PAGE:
CSO/Leadership

 

 

https://adminsm.asisonline.org/Pages/Certification-profile-Rose-Miller-CPP.aspx2019-04-01T04:00:00ZCertification Profile: Rose Miller, CPP
https://adminsm.asisonline.org/Pages/April-2019-ASIS-News.aspx2019-04-01T04:00:00ZApril 2019 ASIS News
https://adminsm.asisonline.org/Pages/Certification-profile-James-Morris-CPP.aspx2019-03-01T05:00:00ZCertification profile: James Morris, CPP
https://adminsm.asisonline.org/Pages/Book-Review-Security-Management.aspx2019-03-01T05:00:00ZBook Review: Security Management
https://adminsm.asisonline.org/Pages/Certification-Profile-Courtney-Klein,-PSP.aspx2019-02-01T05:00:00ZCertification Profile: Courtney Klein, PSP
https://adminsm.asisonline.org/Pages/The-Hard-Truth-About-Soft-Skills.aspx2019-02-01T05:00:00ZThe Hard Truth About Soft Skills
https://adminsm.asisonline.org/Pages/Certification-Profile-Nikhilesh-Sharma-CPP-PCI-PSP-.aspx2019-01-01T05:00:00ZCertification Profile: Nikhilesh Sharma, CPP, PCI, PSP
https://adminsm.asisonline.org/Pages/Christina-Duffey-Serving-the-New-Generation.aspx2019-01-01T05:00:00ZChristina Duffey: Serving the New Generation
https://adminsm.asisonline.org/Pages/Seek-Joy.aspx2019-01-01T05:00:00ZSeek Joy
https://adminsm.asisonline.org/Pages/Dancing-With-Yourself.aspx2018-12-01T05:00:00ZDancing With Yourself
https://adminsm.asisonline.org/Pages/Book-Review-IT-Policies.aspx2018-12-01T05:00:00ZBook Review: IT Policies
https://adminsm.asisonline.org/Pages/Certification Profile Jeffrey A Slotnick CPP PSP.aspx2018-12-01T05:00:00ZCertification Profile: Jeffrey A. Slotnick, CPP, PSP
https://adminsm.asisonline.org/Pages/Editors-Note---Supply-and-Demand.aspx2018-11-01T04:00:00ZSupply and Demand
https://adminsm.asisonline.org/Pages/Federal-Misconduct.aspx2018-11-01T04:00:00ZFederal Misconduct
https://adminsm.asisonline.org/Pages/Career-in-Security-Pathways.aspx2018-11-01T04:00:00ZCareer Pathways in Security
https://adminsm.asisonline.org/Pages/Building-a-Hostility-Free-Work-Place.aspx2018-11-01T04:00:00ZBuilding a Hostility-Free Workplace
https://adminsm.asisonline.org/Pages/How-to-Foster-A-Safety-Culture.aspx2018-10-01T04:00:00ZHow to Foster A Safety Culture
https://adminsm.asisonline.org/Pages/An-Investment-in-Employees.aspx2018-10-01T04:00:00ZAn Investment in Employees
https://adminsm.asisonline.org/Pages/Editors-Note---Code-Talkers.aspx2018-10-01T04:00:00ZCode Talkers
https://adminsm.asisonline.org/Pages/Employees-Lead,-Managers-Facilitate.aspx2018-09-26T04:00:00ZEmployees Lead, Managers Facilitate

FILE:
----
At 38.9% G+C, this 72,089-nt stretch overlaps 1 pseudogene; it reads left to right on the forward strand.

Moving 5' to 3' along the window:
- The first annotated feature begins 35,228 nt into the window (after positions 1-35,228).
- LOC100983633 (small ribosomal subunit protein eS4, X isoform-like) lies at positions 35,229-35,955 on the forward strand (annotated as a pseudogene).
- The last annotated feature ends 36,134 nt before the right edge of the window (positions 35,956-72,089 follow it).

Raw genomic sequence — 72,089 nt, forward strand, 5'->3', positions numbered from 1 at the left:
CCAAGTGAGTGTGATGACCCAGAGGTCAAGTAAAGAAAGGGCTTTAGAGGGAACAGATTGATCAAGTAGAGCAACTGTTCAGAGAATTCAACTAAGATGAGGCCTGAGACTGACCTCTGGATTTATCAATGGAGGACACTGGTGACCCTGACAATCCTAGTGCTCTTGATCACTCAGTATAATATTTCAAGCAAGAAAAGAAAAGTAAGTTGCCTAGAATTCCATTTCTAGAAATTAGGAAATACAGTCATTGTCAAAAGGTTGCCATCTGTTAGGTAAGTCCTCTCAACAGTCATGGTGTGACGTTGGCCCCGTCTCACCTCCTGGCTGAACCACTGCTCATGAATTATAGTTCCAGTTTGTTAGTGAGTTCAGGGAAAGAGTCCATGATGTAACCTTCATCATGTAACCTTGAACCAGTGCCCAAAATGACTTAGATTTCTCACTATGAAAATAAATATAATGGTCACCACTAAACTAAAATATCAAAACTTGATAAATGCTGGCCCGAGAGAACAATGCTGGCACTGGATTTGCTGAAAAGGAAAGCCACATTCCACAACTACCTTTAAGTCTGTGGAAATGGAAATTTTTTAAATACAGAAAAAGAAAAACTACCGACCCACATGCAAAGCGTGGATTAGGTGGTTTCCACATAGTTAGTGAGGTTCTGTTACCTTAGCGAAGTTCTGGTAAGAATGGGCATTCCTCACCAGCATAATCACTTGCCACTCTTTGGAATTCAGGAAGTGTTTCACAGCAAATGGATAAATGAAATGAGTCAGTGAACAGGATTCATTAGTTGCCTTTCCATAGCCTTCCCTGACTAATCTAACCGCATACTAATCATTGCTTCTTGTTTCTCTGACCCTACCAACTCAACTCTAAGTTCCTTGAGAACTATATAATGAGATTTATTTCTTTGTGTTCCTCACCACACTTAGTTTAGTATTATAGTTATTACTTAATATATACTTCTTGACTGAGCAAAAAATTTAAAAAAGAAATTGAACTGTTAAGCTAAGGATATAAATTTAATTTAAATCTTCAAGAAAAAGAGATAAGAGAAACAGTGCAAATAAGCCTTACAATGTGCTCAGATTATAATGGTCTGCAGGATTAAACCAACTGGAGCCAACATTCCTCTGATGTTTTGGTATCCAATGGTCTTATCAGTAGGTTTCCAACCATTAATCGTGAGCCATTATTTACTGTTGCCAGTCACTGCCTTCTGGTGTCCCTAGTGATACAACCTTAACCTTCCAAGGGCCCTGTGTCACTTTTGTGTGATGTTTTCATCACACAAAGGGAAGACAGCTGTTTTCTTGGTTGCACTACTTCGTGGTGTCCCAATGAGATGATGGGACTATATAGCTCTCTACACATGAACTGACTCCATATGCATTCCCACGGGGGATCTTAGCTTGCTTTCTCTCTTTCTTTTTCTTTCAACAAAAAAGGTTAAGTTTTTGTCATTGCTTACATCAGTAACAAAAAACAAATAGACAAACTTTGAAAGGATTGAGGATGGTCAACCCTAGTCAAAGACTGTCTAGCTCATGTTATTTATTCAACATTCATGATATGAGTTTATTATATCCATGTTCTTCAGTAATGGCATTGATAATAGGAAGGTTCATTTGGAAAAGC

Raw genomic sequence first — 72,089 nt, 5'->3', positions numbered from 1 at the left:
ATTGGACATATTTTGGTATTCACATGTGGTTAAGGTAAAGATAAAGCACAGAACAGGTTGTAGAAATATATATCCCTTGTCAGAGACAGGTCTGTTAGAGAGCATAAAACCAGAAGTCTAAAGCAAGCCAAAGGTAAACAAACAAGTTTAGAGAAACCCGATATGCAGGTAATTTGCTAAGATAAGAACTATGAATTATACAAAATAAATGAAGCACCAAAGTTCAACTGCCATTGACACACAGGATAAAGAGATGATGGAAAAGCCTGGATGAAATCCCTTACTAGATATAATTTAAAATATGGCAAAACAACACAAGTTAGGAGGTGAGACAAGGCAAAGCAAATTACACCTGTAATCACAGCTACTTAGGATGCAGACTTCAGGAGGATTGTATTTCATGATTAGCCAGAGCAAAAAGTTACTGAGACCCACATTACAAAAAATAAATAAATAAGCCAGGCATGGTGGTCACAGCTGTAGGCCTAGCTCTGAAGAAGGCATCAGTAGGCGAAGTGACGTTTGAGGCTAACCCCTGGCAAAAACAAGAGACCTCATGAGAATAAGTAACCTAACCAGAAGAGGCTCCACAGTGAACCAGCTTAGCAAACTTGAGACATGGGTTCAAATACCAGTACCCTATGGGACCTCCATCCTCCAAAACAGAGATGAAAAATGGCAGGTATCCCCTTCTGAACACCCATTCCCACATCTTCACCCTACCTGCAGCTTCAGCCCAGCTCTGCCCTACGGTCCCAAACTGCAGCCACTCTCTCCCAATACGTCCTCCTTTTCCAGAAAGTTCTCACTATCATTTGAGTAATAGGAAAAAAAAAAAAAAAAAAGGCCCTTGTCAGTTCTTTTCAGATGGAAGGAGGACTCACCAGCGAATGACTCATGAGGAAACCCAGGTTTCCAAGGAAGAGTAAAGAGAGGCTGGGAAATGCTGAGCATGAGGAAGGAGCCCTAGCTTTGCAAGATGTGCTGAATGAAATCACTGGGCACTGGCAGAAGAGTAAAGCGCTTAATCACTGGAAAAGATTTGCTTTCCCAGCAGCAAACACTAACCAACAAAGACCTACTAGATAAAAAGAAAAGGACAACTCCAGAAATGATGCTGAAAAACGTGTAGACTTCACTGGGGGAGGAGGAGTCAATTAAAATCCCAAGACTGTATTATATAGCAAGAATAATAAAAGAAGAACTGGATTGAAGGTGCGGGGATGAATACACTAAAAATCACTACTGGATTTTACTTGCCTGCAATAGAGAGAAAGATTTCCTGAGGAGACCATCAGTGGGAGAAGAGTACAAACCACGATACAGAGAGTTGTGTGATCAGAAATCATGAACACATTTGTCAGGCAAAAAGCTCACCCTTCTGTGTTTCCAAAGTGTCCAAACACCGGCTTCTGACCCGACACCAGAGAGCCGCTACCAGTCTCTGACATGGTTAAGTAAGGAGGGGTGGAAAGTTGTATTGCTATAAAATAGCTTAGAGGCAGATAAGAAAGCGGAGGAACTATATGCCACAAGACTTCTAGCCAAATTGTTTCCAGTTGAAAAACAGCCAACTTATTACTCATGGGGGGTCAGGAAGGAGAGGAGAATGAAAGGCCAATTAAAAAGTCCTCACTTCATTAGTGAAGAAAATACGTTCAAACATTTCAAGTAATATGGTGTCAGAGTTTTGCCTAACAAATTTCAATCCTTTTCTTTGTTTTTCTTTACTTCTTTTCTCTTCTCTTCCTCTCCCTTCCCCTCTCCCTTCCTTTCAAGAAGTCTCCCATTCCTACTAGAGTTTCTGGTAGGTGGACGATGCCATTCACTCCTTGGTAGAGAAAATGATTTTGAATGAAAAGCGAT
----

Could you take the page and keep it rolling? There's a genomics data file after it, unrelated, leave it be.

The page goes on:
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https://adminsm.asisonline.org/Pages/Five-Insights-on-ESRM.aspxFive Insights on ESRM<p>​There are five overall concepts that provide guidance about the nature of enterprise security risk management (ESRM). These concepts describe what ESRM is, what it can do for security managers, how security can gain C-suite approval for it, and how to implement a vibrant ESRM program for the enterprise. </p><h4>ESRM Is a Philosophy</h4><p>ESRM is not a standard, nor is it a rigid set of rules to follow. ESRM is a philosophy of managing security. It is based on standard risk management practices, the same ones that guide most of the other business decisions made by the enterprise. It requires partnership with the business leaders in the organization.</p><p>This philosophy gives the security leader the ability to manage security risks. This ability is not based on the latest incident or scare in the news, nor is it based simply on the manager’s own ideas of what is most important to protect. Instead, it is based on a shared understanding of what the business deems critical for risk mitigation, and what level of risk the business is willing to accept in different areas. This ability also requires that the business fully understand why the security risk mitigation tactics have been put in place, and what the impact of not having those mitigations might be. </p><p>The emphasis here is on business. ESRM philosophy recognizes that security risk does not belong to security. It is a business risk, like any other financial, operational, or regulatory risk, and final decisions on managing that risk must belong to the business leaders. That shift in understanding sets a security program up for a greater level of success because security leaders are delivering only what the business needs, and, more important, what the C-suite understands that it needs.​</p><h4>ESRM Is a Process </h4><p>ESRM is not merely an academic philosophy. A general approach for setting up and running a security program can be derived from it. Under that approach, ESRM in action is a cyclical program, and the cycle of risk management is ongoing:</p><p>1. Identify and prioritize the assets of an organization that need to be protected.</p><p>2. Identify and prioritize the security threats that the enterprise and its assets face—both existing and emerging—and the risks associated with those threats.</p><p>3. Take the necessary, appropriate, and realistic steps to protect and mitigate the most serious security threats and risks.</p><p>4. Conduct incident monitoring, incident response, and post–incident review, and apply the lessons learned to advance the program. ​</p><h4>ESRM Aligns with the Business</h4><p>Aligning the security program with business requirements is the most critical component of the ESRM philosophy. This means that the security program must receive governance and guidance from the business. We recommend the formation of a security council to ensure this alignment. </p><p>There are several ways to implement a council. It could be a loose, informal group that provides input as needed, or it could be a board-level initiative that has formal roles, meetings, charters, and documented responsibilities for ensuring security compliance. The council can be a venue for discussing security topics and risk management strategies, and it can host resolution attempts for conflicts in the process. </p><h4>ESRM Covers All Security </h4><p>There is no aspect of security that cannot be managed in alignment with the ESRM philosophy.  Many security professionals already practice much of the ESRM philosophy without thinking of it that way. For example, performing a physical security risk assessment on a facility is equivalent to the ESRM steps of identifying and prioritizing assets and risk. And setting up a crisis management plan can be considered an aspect of ESRM risk mitigation, as well as incident response.</p><p>The critical difference between programs that do these activities as part of a traditional security program versus an ESRM program is the consistency of approach in ESRM. In ESRM, these activities are not performed on an ad hoc basis but consistently across all areas of security risk. They are not applied to one area of the organization and not to another. And, vitally, they are not performed in a vacuum by security and for security, but in full partnership with the business leaders driving the decision making process for all risk mitigation.​</p><h4>ESRM Is Possible</h4><p>Implementing ESRM cannot be done overnight.  It’s an iterative process that allows your security program to evolve over time into a pure risk management approach. For the security manager, the first step to fully understanding the ESRM philosophy is to communicate it to the executives and business leaders in the enterprise.  </p><p>When implemented thoughtfully and practiced consistently, ESRM can completely change the view of the security function in any organization. The old view of security as “the department of no” will shift when business leaders understand that security is a partner in ensuring that the assets and functions of the enterprise most critical to the business are protected in accordance with exactly how much risk the business is willing to tolerate.  </p><p><strong><em>Rachelle Loyear i</em></strong><em>s ESRM Program Manager for G4S and chair of the ASIS Crime Management and Business Continuity Council. </em><strong><em>Brian J. Allen, Esq., CPP,</em></strong><em> is a member of the ASIS ESRM Commission. Allen and Loyear are coauthors of </em>The Manager's Guide to Enterprise Security Risk Management <em>and the forthcoming book </em>Enterprise Security Risk Management: Concepts and Applications.</p>GP0|#28ae3eb9-d865-484b-ac9f-3dfacb4ce997;L0|#028ae3eb9-d865-484b-ac9f-3dfacb4ce997|Strategic Security;GTSet|#8accba12-4830-47cd-9299-2b34a4344465